I occasionally write about changes in narcotics enforcement in this space because I think that it’s an important measure of overall enforcement levels and because drugs play a large role in citywide gun violence. I have written before about the drop in Schedule I and Schedule II enforcement since mid-2014 when NOPD folded its narcotics units into general assignment units, and now pot possession (a municipal offense) incidents are outpacing Schedule I & II incidents for the first time on record (data begins in 2011).
I used the city’s Electronic Police Report database to measure drug enforcement. A single incident can have multiple offenses attached to it, so I separately measured incidents in which a Schedule I or II offense was involved as well as those where a marijuana possession offense was involved. The rolling 365 day count for each is provided in the chart below:
Marijuana possession incidents are more frequent than Schedule I and II incidents these days, but it’s not because marijuana is being enforced more often. Rather the change is being driven by less Schedule I and II enforcement.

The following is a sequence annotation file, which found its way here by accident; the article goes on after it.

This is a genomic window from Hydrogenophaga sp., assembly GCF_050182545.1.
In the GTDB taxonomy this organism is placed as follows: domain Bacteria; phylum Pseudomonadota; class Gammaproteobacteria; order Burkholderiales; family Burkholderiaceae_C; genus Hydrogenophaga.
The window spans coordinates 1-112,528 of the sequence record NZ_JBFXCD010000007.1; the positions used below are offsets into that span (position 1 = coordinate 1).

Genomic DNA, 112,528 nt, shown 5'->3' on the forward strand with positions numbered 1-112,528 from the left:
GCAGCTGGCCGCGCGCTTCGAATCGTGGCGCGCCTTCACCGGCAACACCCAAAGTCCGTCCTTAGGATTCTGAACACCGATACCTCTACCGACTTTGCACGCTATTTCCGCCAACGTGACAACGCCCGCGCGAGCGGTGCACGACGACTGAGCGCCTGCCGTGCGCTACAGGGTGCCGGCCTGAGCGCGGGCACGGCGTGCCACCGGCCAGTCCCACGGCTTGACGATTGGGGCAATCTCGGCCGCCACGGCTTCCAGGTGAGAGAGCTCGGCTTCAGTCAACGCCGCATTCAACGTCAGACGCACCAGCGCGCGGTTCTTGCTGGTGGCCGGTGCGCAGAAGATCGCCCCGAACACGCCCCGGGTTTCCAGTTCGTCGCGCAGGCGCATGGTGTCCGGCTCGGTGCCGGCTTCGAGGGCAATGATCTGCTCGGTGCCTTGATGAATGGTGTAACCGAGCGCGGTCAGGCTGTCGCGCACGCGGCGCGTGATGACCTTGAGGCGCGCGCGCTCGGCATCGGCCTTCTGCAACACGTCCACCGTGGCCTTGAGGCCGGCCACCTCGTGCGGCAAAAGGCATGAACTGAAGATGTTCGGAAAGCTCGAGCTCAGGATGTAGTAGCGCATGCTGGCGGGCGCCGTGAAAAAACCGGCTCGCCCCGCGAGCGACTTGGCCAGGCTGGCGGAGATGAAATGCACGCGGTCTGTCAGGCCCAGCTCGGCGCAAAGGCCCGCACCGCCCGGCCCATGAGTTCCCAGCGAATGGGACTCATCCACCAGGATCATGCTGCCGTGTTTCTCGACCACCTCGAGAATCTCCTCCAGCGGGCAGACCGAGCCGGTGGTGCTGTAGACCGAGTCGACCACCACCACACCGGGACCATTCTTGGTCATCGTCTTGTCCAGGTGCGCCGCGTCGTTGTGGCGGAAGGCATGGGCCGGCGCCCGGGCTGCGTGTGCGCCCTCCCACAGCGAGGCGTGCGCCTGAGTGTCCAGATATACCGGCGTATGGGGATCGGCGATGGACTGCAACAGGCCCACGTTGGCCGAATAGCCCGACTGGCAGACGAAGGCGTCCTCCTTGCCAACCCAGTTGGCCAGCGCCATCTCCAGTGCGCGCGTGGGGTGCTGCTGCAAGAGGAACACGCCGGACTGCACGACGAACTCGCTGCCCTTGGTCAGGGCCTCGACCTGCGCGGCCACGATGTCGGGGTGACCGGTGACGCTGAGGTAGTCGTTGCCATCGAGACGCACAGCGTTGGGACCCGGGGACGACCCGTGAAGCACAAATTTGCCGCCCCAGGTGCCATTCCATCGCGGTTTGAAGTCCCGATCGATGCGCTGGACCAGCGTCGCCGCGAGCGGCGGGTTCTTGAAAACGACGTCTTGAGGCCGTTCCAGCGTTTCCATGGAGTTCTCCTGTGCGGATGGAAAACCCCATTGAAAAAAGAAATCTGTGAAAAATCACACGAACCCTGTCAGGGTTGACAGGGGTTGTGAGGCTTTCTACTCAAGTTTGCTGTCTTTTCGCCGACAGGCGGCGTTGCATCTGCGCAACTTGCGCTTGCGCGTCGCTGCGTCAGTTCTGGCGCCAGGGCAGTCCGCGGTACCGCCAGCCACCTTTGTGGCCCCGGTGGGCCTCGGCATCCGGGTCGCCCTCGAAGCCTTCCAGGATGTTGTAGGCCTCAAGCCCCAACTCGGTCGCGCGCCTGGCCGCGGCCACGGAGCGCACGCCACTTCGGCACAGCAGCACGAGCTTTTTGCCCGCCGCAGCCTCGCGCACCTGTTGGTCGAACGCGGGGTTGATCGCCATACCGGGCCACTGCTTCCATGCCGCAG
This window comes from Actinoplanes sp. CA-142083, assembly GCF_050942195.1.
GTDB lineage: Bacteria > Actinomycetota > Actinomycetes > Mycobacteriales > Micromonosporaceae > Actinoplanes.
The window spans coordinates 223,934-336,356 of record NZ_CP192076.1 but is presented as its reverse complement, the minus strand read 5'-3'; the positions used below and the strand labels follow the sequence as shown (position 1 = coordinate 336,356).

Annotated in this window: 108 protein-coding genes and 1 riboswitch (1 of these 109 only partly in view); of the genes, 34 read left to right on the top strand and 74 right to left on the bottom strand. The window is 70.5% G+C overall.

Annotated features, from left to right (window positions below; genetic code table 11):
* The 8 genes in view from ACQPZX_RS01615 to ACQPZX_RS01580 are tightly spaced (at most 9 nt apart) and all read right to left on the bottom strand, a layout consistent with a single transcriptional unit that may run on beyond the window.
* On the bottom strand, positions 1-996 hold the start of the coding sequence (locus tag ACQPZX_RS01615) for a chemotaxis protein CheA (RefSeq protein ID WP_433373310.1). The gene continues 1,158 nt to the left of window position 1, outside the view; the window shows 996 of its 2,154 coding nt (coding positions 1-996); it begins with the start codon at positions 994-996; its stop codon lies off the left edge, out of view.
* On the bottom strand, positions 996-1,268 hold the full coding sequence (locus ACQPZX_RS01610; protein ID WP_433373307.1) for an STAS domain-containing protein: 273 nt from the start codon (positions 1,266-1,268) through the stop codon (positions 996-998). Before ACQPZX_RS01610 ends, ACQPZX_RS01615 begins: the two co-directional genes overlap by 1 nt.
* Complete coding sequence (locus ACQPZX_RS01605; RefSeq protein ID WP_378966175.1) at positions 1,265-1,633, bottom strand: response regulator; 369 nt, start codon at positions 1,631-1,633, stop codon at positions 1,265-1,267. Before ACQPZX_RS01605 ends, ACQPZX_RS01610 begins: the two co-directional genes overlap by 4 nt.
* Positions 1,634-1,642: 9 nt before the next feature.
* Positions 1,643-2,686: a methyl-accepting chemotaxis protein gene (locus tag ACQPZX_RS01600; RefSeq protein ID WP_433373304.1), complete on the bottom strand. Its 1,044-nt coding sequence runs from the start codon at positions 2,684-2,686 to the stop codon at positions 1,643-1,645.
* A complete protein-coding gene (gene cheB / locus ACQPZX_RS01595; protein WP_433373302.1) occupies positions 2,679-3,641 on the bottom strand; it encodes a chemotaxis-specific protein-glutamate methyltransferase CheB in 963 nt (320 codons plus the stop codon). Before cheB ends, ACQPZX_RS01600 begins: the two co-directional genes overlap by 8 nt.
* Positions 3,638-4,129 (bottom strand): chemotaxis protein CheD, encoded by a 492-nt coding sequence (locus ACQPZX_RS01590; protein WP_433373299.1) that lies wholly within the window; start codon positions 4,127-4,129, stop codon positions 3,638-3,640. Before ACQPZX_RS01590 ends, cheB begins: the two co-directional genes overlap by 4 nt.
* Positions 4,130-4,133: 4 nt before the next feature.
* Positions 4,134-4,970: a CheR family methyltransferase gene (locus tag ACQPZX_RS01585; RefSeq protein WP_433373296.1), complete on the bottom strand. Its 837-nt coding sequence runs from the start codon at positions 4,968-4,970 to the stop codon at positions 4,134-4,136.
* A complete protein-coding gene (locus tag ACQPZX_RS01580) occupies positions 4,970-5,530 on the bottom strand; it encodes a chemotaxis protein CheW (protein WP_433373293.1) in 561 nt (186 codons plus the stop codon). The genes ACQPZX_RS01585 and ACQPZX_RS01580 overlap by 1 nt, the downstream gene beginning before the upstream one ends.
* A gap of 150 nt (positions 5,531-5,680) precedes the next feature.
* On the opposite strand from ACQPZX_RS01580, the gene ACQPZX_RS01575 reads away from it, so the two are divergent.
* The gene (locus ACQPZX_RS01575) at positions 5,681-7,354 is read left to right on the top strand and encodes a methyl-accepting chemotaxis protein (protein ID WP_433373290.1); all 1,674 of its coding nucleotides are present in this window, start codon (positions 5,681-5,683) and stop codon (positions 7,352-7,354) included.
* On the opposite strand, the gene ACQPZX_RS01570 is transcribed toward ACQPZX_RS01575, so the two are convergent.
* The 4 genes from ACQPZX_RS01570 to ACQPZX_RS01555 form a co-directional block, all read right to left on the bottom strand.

Another way of looking at the problem is to chart the percentage of all drug enforcement that was Schedule I and II versus marijuana possession versus other drugs. This is done on the below chart which shows Schedule I and II incidents made up nearly 70 percent of all narcotics incidents from 2011 through mid 2014 before falling to right around 40 percent today over the last year. Marijuana possession made up about half of all narcotics incidents in the last year and other drugs consistently comes in at around 10 percent.
This may be a relatively easy problem to diagnose, but it’s quite a difficult one to solve. Understanding that the problem exists, however, is the first step and hopefully this post helps makes the existence and scope of the problem fairly clear.